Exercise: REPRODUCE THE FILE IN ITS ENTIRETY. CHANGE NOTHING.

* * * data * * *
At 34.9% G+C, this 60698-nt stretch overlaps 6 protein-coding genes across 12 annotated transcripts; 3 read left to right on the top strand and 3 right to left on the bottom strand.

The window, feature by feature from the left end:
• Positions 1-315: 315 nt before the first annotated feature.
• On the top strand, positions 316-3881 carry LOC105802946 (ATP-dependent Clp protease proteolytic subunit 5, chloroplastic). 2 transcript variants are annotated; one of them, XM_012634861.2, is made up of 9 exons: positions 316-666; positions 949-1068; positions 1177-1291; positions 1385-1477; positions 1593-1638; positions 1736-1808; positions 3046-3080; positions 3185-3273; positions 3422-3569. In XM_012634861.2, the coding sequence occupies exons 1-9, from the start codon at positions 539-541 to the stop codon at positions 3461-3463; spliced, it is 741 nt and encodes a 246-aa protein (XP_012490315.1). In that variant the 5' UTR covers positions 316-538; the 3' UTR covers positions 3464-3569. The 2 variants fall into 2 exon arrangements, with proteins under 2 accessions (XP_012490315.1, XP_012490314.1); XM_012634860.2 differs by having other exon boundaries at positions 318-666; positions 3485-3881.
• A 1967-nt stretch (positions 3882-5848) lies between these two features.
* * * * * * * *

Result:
At 34.9% G+C, this 60698-nt stretch overlaps 6 protein-coding genes across 12 annotated transcripts; 3 read left to right on the top strand and 3 right to left on the bottom strand.

The window, feature by feature from the left end:
• Positions 1-315: 315 nt before the first annotated feature.
• On the top strand, positions 316-3881 carry LOC105802946 (ATP-dependent Clp protease proteolytic subunit 5, chloroplastic). 2 transcript variants are annotated; one of them, XM_012634861.2, is made up of 9 exons: positions 316-666; positions 949-1068; positions 1177-1291; positions 1385-1477; positions 1593-1638; positions 1736-1808; positions 3046-3080; positions 3185-3273; positions 3422-3569. In XM_012634861.2, the coding sequence occupies exons 1-9, from the start codon at positions 539-541 to the stop codon at positions 3461-3463; spliced, it is 741 nt and encodes a 246-aa protein (XP_012490315.1). In that variant the 5' UTR covers positions 316-538; the 3' UTR covers positions 3464-3569. The 2 variants fall into 2 exon arrangements, with proteins under 2 accessions (XP_012490315.1, XP_012490314.1); XM_012634860.2 differs by having other exon boundaries at positions 318-666; positions 3485-3881.
• A 1967-nt stretch (positions 3882-5848) lies between these two features.